Charles Darwin himself addressed this morality issue in his
"Any animal whatever, endowed with well-marked social instincts, would inevitably acquire a moral sense or conscience, as soon as its intellectual powers had become as well developed . . . as in man."
In describing the evolution of humans in Descent of Man, Darwin (1871) prominently addressed mental and moral abilities. Following cultural discourse at the time, he focused on what he called the moral sense, or conscience, notably reflected in the emotion of remorse. "Why do we feel moral duty?" Darwin wondered.
First, Darwin observed that animals could evolve societies, structured (he assumed) by a social instinct.
Second, with multiple instincts, behavior might not always accord with social benefit. But memory, Darwin thought, would help resolve such conflicts as the organism learned to regulate its instincts, making the social instinct primary.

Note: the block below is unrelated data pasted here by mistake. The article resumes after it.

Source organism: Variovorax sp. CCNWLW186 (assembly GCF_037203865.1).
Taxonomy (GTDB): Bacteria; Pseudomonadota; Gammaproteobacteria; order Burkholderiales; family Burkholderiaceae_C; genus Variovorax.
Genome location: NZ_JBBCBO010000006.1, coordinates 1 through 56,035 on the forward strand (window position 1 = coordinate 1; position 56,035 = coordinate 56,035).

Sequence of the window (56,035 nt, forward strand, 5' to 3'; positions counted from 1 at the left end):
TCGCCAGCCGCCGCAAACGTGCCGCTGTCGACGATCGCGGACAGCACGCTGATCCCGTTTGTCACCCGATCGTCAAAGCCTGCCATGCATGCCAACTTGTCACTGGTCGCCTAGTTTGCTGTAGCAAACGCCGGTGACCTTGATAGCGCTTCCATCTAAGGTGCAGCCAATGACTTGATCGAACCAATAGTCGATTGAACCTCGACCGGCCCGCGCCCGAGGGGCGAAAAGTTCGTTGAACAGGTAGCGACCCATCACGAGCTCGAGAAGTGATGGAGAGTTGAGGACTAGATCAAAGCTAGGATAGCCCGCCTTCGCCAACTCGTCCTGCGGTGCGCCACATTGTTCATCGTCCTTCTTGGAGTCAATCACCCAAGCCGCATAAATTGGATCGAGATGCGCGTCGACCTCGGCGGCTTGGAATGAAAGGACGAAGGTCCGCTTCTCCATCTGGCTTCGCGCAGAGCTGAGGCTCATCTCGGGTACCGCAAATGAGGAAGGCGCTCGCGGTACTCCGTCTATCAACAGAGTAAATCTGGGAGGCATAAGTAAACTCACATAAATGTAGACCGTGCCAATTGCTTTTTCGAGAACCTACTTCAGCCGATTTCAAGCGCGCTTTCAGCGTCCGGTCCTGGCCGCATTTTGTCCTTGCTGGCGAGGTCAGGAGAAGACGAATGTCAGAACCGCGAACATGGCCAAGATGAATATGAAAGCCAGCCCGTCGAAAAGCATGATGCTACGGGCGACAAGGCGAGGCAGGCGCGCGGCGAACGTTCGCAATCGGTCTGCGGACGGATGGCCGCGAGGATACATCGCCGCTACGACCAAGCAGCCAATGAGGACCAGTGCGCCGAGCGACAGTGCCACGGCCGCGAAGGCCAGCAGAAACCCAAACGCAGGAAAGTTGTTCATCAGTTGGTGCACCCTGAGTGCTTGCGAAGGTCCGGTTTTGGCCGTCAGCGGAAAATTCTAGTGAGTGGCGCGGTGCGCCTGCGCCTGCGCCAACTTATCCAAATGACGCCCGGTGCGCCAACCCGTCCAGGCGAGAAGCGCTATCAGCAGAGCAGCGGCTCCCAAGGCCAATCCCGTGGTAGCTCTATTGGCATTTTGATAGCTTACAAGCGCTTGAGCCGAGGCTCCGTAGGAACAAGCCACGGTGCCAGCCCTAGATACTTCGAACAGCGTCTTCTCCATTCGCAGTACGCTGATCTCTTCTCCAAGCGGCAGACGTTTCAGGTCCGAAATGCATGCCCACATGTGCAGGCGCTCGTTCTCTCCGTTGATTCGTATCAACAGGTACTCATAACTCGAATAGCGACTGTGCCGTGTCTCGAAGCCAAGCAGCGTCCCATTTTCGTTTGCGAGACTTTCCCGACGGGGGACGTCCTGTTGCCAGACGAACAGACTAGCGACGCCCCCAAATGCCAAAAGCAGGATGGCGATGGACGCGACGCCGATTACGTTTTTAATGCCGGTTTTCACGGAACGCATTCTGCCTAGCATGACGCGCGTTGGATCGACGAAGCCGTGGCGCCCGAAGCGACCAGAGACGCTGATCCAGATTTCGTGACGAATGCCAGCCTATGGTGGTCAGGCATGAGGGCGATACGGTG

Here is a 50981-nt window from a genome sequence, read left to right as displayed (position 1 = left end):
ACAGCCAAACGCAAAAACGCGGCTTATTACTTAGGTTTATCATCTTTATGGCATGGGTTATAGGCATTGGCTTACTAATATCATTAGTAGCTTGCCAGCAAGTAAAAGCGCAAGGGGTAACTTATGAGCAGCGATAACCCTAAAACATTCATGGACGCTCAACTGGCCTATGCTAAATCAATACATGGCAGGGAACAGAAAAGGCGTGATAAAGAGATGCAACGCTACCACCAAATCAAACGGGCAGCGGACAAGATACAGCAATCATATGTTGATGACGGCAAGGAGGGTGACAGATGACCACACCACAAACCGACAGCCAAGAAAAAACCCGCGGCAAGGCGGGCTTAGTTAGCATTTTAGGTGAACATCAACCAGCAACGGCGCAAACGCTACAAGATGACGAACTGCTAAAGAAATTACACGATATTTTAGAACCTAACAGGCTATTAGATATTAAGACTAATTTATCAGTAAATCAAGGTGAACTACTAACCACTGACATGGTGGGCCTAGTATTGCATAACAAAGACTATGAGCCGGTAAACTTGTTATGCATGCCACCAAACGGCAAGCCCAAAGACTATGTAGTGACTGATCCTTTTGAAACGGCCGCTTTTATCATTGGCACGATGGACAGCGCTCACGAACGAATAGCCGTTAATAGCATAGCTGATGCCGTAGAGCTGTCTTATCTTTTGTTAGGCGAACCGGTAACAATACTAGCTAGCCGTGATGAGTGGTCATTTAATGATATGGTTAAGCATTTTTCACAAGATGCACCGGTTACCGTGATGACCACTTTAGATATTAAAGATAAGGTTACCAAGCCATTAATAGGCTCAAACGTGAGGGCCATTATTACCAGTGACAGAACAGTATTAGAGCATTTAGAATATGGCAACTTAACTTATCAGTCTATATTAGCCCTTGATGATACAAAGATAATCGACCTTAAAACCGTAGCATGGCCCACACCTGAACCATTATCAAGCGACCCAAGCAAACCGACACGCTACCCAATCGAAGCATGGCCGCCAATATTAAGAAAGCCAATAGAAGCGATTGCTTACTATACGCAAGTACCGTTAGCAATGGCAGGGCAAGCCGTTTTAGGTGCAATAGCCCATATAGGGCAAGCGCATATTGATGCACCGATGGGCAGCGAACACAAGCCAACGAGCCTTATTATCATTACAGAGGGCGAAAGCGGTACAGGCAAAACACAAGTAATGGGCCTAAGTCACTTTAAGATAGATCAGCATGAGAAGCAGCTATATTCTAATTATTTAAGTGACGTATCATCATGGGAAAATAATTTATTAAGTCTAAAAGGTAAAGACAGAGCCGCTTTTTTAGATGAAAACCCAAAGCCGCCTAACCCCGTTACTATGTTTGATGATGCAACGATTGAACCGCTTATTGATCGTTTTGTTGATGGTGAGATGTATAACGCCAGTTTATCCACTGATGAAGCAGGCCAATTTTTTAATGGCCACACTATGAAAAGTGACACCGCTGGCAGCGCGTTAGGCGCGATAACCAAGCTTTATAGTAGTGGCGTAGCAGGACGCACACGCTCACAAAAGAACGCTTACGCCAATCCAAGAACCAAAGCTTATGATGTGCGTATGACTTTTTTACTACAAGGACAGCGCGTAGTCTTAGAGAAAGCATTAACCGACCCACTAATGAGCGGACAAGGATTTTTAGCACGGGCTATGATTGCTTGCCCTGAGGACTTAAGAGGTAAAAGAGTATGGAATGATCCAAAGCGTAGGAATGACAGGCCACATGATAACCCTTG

Third, the use of language would allow organisms to communicate their needs clearly to one another.
Fourth, repetition would lead to habit, and a spontaneous sense of what one "ought" to do.
While incomplete and flawed in some respects, Darwin's early sketch remarkably identified many relevant variables and processes, discussed in the link below .Darwin followed Descent of Man with a whole volume exploring The Expression of Emotions in Humans and Other Animals (1872).
This website contains amazing pictures of animals exhibiting concepts of morality. Be sure to let your mouse rest on the picture to get a hint of what you are seeing. Clicking on the illustration brings up a more detailed explanation of the behavior being illustrated. These are not just pretty pictures.
There are many many scientific published, peer reviewed papers presenting the case for morality evolving along with intelligent life. The link above has been included here because it references many other learned presentations.
A textual version, without illustrations, and therefore, much less informative, can be viewed as a PDF here: